Donald Trump's proclamation of "National POW/MIA Recognition Day" rings hollow, given how he has treated captured veterans in the past.
Since taking office, Donald Trump has issued statements on a number of national and international days of recognition for various groups. In principle that should be a good thing, but the problem is that Trump often does so with no consideration for the optics.
In April, for instance, Trump's proclamation of "World Autism Awareness Day" put more emphasis on the need for a "cure" than public accommodations, contradicting both psychologists and autistic self-advocacy groups, who do not consider the condition to be an illness.
This week, Trump fell into another trap when he honored "National POW/MIA Recognition Day," a holiday first declared by an act of Congress in 1998:
As Commander in Chief, it is my solemn duty to keep all Americans safe. I will never forget our heroes held prisoner or who have gone missing in action while serving their country. Today, we recognize not just the tremendous sacrifices of our service members, but also those of their families who still seek answers. We are steadfastly committed to bringing solace to those who wait for the fullest possible accounting of their loved ones.
This is an honorable-sounding sentiment, and similar to President Barack Obama's proclamation last year. But it lacks moral authority, given the way Trump has treated POWs in the past.
During the campaign, Trump famously dismissed Sen. John McCain's military service by saying "He was a war hero because he was captured. I like people who weren't captured."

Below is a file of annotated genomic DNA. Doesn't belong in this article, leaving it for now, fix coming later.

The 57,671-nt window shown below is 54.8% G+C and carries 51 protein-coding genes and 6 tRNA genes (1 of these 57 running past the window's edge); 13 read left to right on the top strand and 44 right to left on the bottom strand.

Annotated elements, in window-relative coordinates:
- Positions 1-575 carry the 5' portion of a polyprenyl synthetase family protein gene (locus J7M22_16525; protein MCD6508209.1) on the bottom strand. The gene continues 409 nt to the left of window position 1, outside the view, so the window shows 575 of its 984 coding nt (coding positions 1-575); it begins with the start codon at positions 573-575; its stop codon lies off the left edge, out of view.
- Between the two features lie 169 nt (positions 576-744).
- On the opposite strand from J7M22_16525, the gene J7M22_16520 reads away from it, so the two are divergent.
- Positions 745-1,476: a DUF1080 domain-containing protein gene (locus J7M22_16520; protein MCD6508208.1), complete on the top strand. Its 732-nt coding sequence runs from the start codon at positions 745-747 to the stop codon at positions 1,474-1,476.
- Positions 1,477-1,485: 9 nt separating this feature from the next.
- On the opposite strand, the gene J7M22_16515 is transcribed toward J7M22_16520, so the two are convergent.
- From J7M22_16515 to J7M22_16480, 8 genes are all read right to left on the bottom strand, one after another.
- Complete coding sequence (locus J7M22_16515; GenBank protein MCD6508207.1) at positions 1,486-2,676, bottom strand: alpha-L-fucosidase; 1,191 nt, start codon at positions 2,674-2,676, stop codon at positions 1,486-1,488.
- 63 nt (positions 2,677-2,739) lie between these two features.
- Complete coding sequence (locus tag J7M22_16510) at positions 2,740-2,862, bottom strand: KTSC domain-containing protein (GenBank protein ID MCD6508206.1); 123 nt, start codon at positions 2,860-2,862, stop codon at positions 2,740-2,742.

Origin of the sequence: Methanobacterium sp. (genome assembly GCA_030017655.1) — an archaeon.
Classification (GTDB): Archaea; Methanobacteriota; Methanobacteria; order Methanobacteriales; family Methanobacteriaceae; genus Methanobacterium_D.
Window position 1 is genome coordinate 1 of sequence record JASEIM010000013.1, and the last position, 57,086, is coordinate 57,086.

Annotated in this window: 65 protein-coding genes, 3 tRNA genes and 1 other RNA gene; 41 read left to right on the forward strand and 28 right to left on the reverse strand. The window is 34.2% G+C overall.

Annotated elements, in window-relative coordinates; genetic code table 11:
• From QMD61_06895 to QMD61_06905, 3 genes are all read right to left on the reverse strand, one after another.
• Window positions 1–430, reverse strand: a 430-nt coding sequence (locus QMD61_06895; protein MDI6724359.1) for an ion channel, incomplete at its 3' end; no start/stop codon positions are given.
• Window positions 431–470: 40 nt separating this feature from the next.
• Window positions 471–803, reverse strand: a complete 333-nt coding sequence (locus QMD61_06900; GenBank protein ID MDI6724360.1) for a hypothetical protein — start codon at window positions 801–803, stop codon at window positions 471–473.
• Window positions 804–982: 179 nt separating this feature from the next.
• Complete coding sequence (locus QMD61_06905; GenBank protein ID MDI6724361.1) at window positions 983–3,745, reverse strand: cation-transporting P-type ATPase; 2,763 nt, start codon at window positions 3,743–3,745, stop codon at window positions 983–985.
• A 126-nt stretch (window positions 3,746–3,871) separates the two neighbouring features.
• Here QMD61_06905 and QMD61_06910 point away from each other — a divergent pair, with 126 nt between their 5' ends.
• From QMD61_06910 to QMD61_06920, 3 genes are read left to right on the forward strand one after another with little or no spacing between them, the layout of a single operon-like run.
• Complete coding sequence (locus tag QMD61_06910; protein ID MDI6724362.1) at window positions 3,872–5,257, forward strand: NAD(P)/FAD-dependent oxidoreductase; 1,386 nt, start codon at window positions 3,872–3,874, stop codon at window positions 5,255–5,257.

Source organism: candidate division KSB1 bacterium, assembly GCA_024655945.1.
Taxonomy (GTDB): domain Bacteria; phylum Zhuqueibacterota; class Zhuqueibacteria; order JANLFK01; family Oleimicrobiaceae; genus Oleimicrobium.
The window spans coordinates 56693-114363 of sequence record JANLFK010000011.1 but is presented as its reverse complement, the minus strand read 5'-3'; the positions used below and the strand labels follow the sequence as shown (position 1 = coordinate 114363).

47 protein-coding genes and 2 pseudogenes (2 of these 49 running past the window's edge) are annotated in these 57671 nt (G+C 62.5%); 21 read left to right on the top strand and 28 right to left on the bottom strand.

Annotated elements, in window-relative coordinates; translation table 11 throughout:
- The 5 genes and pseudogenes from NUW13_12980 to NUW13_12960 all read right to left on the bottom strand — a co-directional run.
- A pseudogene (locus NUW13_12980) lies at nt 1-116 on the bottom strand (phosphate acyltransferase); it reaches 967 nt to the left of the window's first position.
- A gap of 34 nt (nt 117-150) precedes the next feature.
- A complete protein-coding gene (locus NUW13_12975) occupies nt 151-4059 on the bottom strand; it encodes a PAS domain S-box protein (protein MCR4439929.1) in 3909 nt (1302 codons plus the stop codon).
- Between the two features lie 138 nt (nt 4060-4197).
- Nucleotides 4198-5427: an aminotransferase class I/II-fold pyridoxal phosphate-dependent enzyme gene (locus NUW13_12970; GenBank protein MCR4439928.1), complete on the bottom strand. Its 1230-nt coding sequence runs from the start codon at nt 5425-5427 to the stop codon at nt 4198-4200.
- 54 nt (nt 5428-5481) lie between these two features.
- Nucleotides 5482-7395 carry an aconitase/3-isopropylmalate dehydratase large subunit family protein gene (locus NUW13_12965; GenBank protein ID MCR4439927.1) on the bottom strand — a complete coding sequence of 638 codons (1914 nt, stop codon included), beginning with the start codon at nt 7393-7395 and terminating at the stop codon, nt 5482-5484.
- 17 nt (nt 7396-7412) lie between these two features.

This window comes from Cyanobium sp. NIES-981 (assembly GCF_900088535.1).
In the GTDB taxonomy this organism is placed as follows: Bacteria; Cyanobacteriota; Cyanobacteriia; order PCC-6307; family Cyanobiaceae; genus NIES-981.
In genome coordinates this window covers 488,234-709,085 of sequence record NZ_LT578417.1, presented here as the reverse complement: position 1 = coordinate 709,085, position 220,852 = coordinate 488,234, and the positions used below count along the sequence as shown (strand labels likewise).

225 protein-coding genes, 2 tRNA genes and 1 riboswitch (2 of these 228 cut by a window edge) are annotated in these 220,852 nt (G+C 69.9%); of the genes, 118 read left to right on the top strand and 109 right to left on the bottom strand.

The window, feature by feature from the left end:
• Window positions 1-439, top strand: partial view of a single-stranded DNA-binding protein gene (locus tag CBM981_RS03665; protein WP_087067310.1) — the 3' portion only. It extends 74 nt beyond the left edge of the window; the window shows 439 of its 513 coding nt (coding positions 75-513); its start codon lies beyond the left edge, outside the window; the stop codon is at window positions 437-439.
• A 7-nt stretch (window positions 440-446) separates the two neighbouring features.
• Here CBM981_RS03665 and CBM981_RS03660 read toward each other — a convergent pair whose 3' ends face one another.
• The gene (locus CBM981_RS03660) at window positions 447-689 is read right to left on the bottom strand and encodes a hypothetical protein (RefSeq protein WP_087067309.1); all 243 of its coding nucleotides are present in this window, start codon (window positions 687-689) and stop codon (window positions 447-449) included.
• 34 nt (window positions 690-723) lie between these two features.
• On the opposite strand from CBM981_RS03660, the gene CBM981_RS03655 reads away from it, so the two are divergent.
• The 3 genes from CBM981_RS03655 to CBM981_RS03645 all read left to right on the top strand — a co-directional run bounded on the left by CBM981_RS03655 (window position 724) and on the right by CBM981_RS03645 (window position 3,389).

McCain spent five and a half years interned in the "Hanoi Hilton" torture facility after his aircraft crashed in enemy territory during the Vietnam War. Despite being beaten until his ribs and arm broke, and thrown into solitary confinement for two years, McCain refused to give his interrogators any information. To this day, he is incapable of lifting his arms above his head.
Trump received multiple student and medical deferments from the Vietnam draft, but claims he understands the struggle of Vietnam soldiers because it was exactly like his personal struggle to avoid getting venereal diseases from all the sex he was having in the '90s.
There is an expectation that as president, Trump will proclaim National POW/MIA Recognition Day, and carry it out just as his predecessors did. But he has never apologized for his derogatory remarks to McCain or any other veterans, or the families of fallen military, whom he has often insulted.
Until he does, any proclamation of respect for those who served rings utterly hollow.